To do this, we need to empower cities financially and boost local resources for urban infrastructure.

The first step for cities is to improve access to private finance by improving creditworthiness.

The City of Cape Town has been a leader in managing public funds having received four consecutive clean audits and being the only metro to have received a clean audit in the last financial year.

We also have the highest possible credit rating for a South African municipality from Moody’s.

We are hopeful that the investor response to our green bond will be favourable, given our strong credit rating (National credit rating of Aaa.za) and our credibility in delivering meaningful initiatives to enhance the sustainability of our City.

These standards must be put to good use and this is where we start our journey to find more innovative and diverse financing models as we can no longer do things the way we used to do them and expect greater results.

We intend to issue our inaugural green bond to the value of R1 billion, which is part of the City’s own contributions to fund the City’s Climate Change Strategy.

For this bond, the City’s identified projects are in the process of being accredited through the Climate Bonds Initiative Standards.

All of the projects funded through the proceeds of the bond will thus carry certification of the Climate Bonds Initiative.

This will provide investors with the assurance that the bond is a true Green Bond.

In developing the associated Green Bond Framework, we have identified a suite of eligible projects for which the proceeds of the bond will contribute towards the overall funding thereof.

The projects to be funded by the green bond are a mix of adaptation and mitigation initiatives, all of which are aligned to the City’s Climate Change Strategy. The projects include:
· water management initiatives

· sewerage effluent treatment

· rehabilitation and protection of coastal structures

· purchase of electrical buses

· floodplain mitigation

In order to further ensure the viability of our Green Bond in the market, Moody’s will conduct a green bond assessment (GBA) and a credit rating which will add to the confidence levels in the investment programme.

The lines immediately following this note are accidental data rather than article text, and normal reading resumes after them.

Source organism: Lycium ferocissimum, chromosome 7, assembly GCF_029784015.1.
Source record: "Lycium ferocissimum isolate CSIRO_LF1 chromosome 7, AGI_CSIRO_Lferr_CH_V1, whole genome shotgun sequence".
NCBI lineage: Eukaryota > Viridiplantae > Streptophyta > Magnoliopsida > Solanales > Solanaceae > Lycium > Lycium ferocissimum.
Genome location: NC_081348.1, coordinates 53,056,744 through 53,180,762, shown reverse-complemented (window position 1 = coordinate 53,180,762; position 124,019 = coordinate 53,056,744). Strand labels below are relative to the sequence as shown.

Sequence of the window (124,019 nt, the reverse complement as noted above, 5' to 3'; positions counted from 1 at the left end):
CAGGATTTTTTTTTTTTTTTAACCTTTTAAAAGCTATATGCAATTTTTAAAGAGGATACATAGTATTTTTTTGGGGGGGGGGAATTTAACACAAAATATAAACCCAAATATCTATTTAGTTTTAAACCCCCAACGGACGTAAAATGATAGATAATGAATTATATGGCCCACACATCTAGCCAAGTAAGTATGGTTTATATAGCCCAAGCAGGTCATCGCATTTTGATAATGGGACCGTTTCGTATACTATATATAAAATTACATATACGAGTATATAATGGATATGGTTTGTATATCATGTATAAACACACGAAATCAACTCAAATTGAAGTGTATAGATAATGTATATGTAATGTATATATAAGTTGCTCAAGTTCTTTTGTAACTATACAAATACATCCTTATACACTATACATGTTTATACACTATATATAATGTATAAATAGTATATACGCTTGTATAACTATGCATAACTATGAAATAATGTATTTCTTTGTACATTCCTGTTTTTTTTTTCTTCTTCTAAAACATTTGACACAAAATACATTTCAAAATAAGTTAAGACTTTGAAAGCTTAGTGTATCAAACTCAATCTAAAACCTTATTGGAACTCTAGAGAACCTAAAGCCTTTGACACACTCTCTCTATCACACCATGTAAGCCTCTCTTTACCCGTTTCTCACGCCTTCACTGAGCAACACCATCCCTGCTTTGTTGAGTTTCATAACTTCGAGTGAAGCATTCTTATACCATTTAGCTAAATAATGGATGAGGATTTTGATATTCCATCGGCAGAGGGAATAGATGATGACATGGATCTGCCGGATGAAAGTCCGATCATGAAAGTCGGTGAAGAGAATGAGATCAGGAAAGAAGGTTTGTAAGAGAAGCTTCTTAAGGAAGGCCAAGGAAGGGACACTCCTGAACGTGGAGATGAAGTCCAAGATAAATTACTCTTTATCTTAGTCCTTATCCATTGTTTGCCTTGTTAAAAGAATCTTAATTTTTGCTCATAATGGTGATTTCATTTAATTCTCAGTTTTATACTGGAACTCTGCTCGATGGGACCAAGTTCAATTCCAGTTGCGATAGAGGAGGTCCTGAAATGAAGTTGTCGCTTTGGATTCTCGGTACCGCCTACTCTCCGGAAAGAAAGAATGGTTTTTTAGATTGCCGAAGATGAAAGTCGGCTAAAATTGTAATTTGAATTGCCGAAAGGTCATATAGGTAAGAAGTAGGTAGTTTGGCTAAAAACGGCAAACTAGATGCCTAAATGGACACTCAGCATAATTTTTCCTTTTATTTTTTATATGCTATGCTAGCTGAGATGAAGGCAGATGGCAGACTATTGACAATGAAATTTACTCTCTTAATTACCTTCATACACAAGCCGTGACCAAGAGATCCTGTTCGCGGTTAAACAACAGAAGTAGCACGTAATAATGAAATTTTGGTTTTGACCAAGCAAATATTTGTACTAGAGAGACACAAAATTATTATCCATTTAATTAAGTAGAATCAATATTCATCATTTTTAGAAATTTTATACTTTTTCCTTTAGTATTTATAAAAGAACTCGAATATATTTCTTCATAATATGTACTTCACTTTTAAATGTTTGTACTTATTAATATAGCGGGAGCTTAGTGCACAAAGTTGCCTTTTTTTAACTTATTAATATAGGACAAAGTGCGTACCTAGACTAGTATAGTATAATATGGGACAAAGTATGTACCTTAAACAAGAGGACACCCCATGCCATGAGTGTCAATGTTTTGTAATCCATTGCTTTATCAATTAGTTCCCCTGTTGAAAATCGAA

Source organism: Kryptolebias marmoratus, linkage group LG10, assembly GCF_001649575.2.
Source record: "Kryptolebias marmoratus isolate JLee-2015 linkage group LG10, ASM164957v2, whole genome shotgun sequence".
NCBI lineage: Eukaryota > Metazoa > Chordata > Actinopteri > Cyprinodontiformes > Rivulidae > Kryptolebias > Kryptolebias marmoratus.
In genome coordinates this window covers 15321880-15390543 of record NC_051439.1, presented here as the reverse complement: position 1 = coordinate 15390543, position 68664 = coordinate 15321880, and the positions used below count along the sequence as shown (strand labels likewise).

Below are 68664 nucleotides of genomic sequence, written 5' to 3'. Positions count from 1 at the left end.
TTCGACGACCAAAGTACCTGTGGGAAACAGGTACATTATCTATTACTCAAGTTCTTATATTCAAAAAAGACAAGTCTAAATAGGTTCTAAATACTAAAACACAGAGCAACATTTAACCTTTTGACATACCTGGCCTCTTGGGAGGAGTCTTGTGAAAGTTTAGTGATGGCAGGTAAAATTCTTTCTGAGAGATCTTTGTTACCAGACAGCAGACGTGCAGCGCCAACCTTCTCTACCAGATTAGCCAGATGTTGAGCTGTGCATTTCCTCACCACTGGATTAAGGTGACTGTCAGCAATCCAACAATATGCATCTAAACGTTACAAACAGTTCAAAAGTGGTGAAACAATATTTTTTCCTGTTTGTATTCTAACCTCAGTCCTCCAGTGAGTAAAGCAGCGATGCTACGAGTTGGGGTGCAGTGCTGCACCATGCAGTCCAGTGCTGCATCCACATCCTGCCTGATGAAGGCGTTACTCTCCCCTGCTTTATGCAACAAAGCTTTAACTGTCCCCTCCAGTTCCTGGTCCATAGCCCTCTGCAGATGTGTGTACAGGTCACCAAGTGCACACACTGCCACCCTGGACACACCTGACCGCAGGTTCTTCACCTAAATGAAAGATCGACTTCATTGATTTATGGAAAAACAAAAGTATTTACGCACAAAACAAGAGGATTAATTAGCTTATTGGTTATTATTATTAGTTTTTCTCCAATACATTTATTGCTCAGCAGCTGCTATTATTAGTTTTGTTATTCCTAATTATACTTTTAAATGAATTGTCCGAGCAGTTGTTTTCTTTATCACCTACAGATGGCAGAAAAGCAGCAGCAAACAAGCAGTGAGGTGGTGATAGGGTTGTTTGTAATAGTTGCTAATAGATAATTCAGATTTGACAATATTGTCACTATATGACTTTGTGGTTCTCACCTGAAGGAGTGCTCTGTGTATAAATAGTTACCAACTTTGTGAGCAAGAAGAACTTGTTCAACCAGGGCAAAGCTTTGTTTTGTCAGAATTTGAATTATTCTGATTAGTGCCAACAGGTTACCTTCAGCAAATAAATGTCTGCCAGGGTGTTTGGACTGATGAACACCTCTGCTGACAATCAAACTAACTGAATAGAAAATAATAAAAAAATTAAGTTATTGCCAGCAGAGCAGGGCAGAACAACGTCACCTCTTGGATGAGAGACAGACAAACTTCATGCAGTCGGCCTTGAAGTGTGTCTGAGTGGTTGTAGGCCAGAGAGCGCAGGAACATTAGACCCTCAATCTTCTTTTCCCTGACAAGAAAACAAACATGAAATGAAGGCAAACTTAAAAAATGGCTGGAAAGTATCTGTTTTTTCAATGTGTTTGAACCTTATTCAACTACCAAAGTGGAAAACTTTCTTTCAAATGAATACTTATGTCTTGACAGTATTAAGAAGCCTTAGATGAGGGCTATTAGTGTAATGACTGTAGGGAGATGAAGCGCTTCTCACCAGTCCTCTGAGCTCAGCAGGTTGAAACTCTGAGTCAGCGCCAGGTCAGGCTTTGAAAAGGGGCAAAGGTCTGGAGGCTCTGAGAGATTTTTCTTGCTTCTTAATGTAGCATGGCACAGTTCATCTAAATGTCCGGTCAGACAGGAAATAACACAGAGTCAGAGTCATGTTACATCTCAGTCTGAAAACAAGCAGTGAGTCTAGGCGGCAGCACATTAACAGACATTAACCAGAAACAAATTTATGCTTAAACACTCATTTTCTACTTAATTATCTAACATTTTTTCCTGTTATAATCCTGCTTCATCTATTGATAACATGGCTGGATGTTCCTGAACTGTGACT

The City has embarked on an Organisational Development and Transformation Plan where we are taking Cape Town to the next level by being more responsive, more proactive and positioning Cape Town as a forward-looking globally competitive business destination.

Our transformational priorities also include a focus on resource efficiency and dense transit-orientated development.

In a few weeks’ time, I will be leading a delegation as we embark on our Green Bond Roadshow in Cape Town and in Gauteng.

The roadshow is being arranged by Rand Merchant Bank and I look forward to engaging with you all in even greater detail in mid-June.

We are committed to this process as we understand the need to be innovative if we are to properly address the challenges of our time and protect our livelihoods and our planet for future generations.

In closing, I am pleased to see that the next item on today’s programme is ‘How and why investors are driving this market: what investors want to see’.

As a City we have seen that working with the private sector is an effective way of getting things done.

I am happy to hear that investors have realised how important it is to invest in climate aware or low-carbon projects.

For me it is important that Cape Town delivers on the projects that promote resource efficiency, allow the economy to grow, and protect residents from the harsh impacts of climate change.

The market can only work with investors and I join the call for more investors to become players in the green space.

Thank you, baie dankie, enkosi, shukran.